Refrigerator Leaking Water Inside? Here’s Why

Fleet Appliance
May 6, 2024
Refrigerator Repair

If you notice your refrigerator is leaking some water inside, don’t worry—it’s not the end of the world or the end of your appliance. You can usually fix this problem by yourself, or in the worst case, you may need an appliance technician to fix it for you.

It’s worth noting that a small amount of condensation inside a refrigerator is considered normal. However, if water is pooling or dripping inside, this is a clear sign that there’s an issue of some kind.

To help you get to the bottom of what’s going wrong and rectify it promptly, we’ve put together this list of likely reasons your appliance’s interior could be leaking water.

Reason 1: The defrost drain is clogged

Starting with the most common potential cause, the first thing to check is the defrost drain. It’s a small hole typically located at the bottom of the fridge section, near the back wall. This hole is where condensation is channeled and drained away. It often gets blocked by food or ice.

If a blocked defrost drain is the cause, it means that there’s not a leak inside your fridge; it’s just that the water and condensation that naturally accumulate in your fridge are not draining away properly, leading to pooling.

Most of the time, the defrost drain has a drain hole plunger. It’s a small plastic rod that sits inside it. If your defrost drain has one, you can use it to unclog the defrost drain by plunging it in and out of the hole. If yours doesn’t have one, you can use a plastic straw, cable tie, or similar.

Finally, pour some warm water down the hole to melt any ice blockages and to ensure that it’s draining properly. If water is flowing away and down the defrost drain, it’s unclogged; if it’s pooling around the drain, it’s blocked.

Reason 2: A food or beverage carton has split

Whether it’s a carton that has split, a container with a loose lid, or some other food item in the refrigerator that is leaking, the result can be the same—liquid pooling inside the appliance.

This is a very common cause, so it’s worth unloading the refrigerator of all its contents, cleaning the interior, and inspecting each item for leaks before placing them back inside.

Reason 3: Placing hot items inside the refrigerator

Placing hot items inside the refrigerator, such as a bowl or pan of hot soup, can result in excess condensation. This happens because condensation naturally forms when warm air collides with cold surfaces. To avoid this, simply allow your food to cool down sufficiently before placing it inside your fridge.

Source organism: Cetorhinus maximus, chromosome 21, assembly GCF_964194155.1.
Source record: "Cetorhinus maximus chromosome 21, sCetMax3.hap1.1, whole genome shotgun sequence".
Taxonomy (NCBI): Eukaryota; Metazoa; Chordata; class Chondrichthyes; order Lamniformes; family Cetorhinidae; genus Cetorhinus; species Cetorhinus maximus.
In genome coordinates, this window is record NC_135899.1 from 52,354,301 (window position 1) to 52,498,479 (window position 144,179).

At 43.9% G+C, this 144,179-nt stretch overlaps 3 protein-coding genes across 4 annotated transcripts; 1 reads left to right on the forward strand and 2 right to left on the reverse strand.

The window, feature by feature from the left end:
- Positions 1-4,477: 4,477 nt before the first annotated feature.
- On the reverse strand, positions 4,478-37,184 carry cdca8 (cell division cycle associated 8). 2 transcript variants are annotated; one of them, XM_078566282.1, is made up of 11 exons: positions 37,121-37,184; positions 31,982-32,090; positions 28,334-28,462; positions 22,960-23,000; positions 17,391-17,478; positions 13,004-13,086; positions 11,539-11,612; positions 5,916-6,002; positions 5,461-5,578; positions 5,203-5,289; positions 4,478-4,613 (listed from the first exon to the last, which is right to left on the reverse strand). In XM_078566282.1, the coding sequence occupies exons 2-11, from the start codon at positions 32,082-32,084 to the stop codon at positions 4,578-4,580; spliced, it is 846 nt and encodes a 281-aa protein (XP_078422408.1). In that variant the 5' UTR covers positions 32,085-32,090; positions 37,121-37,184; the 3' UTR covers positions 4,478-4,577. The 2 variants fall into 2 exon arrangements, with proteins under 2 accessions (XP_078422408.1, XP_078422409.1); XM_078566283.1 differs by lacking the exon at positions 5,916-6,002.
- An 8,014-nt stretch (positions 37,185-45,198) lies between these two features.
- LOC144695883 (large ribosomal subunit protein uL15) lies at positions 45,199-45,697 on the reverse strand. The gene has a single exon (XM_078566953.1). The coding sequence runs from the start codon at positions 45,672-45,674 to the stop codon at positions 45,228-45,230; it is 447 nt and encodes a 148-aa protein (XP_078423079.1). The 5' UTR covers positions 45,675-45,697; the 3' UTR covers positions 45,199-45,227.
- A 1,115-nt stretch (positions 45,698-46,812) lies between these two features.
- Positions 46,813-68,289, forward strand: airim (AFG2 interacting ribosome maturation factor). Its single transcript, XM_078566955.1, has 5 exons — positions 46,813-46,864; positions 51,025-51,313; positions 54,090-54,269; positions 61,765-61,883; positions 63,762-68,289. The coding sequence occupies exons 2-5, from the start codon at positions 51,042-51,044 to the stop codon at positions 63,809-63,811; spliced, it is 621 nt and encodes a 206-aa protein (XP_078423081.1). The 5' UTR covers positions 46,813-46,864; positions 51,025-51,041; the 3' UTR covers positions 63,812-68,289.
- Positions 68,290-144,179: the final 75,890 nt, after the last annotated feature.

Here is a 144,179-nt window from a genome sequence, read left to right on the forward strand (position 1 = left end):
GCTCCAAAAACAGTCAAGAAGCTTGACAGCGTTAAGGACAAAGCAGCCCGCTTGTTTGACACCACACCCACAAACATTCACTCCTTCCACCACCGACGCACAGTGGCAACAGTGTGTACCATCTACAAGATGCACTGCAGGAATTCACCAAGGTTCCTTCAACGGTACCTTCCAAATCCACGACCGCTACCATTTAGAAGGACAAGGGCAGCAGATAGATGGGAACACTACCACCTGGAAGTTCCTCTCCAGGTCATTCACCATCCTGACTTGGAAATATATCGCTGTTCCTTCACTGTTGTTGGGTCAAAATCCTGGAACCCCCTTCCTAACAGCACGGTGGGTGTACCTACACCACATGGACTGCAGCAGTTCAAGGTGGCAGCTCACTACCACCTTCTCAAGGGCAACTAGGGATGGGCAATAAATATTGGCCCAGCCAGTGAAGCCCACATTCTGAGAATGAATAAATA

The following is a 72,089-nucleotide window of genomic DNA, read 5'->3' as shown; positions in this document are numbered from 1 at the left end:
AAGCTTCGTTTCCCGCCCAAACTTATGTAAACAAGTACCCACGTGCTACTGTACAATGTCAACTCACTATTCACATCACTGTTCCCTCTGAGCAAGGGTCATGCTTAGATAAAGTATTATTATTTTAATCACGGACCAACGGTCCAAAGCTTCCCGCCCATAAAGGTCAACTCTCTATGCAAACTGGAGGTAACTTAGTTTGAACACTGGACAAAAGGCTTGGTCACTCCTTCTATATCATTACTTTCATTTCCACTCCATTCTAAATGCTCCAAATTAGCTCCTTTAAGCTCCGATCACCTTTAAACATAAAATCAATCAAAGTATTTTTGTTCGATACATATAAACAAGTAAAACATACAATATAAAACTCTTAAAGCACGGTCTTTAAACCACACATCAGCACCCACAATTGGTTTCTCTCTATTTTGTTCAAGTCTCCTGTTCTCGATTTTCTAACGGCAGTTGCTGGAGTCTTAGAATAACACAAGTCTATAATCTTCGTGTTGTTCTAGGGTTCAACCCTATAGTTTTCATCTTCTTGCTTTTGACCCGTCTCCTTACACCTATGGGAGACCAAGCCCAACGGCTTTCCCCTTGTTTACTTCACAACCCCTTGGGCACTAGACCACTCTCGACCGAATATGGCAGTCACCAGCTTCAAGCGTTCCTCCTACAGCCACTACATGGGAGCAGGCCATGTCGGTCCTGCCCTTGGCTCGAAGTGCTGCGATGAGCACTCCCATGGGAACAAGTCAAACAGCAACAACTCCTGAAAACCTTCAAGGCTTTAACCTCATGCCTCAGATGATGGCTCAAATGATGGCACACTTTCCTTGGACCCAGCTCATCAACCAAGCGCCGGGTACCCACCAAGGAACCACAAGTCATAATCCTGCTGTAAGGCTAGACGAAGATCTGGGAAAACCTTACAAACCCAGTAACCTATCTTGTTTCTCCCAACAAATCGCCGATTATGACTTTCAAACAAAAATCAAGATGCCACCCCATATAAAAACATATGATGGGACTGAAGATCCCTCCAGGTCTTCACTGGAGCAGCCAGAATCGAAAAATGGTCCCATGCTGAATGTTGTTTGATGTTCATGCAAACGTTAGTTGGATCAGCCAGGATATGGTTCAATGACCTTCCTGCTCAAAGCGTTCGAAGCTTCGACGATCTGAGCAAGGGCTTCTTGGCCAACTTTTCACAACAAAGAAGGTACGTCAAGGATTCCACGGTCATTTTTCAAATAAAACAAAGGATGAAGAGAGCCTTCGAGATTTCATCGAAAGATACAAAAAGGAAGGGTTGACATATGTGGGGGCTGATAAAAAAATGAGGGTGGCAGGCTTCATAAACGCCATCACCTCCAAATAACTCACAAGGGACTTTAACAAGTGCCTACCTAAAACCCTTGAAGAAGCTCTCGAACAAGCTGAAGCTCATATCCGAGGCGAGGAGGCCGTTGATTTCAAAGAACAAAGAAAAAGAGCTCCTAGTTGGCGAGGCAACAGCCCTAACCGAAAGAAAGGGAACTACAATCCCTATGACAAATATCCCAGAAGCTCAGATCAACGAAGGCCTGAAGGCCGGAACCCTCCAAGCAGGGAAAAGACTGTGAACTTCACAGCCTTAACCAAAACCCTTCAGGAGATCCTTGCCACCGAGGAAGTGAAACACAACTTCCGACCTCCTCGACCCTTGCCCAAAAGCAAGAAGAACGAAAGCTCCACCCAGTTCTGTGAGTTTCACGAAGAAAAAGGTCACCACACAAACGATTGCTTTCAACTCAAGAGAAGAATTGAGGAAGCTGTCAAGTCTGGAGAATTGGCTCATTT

Reason 4: The door seal is faulty

If the door seal is not sealing properly, it will allow warm, humid air into the appliance, resulting in excessive condensation that drips down and pools. Accidentally leaving the refrigerator door open for long periods or opening it too frequently can have a similar effect.

To check the door seal, open the door and inspect it for visible signs of damage or wear and tear. If it’s dirty or moldy, you can clean it all the way around with warm, soapy water and a cloth. 

As a final test, you can place a flashlight inside the refrigerator pointing toward the door. Then, close the door and turn the lights off so the room is dark. If you can see light emanating through the door gasket at certain points, you know it’s not sealing properly there and you will likely need to replace it.

Reason 5: The water dispenser line is leaking

If your refrigerator has a water dispenser, it may be the cause of the leak. Specifically, the water dispenser line that feeds water to the dispenser can sometimes split or crack. To check it, follow these steps:

  1. Unplug your refrigerator and shut off the water supply.
  2. Locate the water dispenser line that feeds water to the dispenser. You may need to refer to your user manual for help, and you may need to remove a panel inside the appliance to access it.
  3. Check the water dispenser line for splits or cracks, and ensure it’s not leaking from the connection points at each end. You can run your finger or a paper towel along the dispenser line to see if it’s wet.
  4. If the water dispenser line or its connection points are leaking, they should be replaced. If the water dispenser line appears frozen at any point, allow it to thaw out or use a hair dryer on the mildest setting to defrost it.

Reason 6: The appliance isn’t level

A refrigerator’s interior is specifically designed so that condensation is channeled toward the defrost drain to be drained away. However, if the appliance is not level, this process is disrupted. The water is being channeled in a different direction, ending up in areas without a drainage hole, which results in pooling.

You can use a spirit level to check. Place one on top of your appliance and see if the spirit bubble sits in the middle, checking from side to side and front to back. If it doesn’t, use a wrench to turn the leveling legs under the refrigerator to raise or lower each corner until it’s sitting level.

Reason 7: A problem with the water filter

Most modern refrigerators with a water dispenser have a water filter that you should replace every six months. If the filter is not changed, it can become clogged, and may even leak some water into the refrigerator. Likewise, if the water filter wasn’t installed properly, water may seep from it. 

To check if the water filter is the problem, locate it within the refrigerator, using your user manual if necessary. Then, remove the old filter, inspect it for damage, and check for water around the filter housing. If the filter appears faulty, or you believe it is over six months old, replace it.


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